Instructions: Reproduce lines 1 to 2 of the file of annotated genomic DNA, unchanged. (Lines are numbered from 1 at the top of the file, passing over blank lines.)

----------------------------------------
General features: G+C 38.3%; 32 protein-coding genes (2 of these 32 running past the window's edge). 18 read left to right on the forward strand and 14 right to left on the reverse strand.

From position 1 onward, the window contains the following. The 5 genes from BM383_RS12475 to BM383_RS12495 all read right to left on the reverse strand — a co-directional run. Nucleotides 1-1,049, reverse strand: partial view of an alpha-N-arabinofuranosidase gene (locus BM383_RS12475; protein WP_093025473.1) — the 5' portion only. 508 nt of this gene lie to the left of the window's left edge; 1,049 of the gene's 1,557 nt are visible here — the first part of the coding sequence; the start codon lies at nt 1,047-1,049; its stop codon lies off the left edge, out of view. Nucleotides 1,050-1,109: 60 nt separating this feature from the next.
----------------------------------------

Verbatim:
General features: G+C 38.3%; 32 protein-coding genes (2 of these 32 running past the window's edge). 18 read left to right on the forward strand and 14 right to left on the reverse strand.

From position 1 onward, the window contains the following. The 5 genes from BM383_RS12475 to BM383_RS12495 all read right to left on the reverse strand — a co-directional run. Nucleotides 1-1,049, reverse strand: partial view of an alpha-N-arabinofuranosidase gene (locus BM383_RS12475; protein WP_093025473.1) — the 5' portion only. 508 nt of this gene lie to the left of the window's left edge; 1,049 of the gene's 1,557 nt are visible here — the first part of the coding sequence; the start codon lies at nt 1,047-1,049; its stop codon lies off the left edge, out of view. Nucleotides 1,050-1,109: 60 nt separating this feature from the next.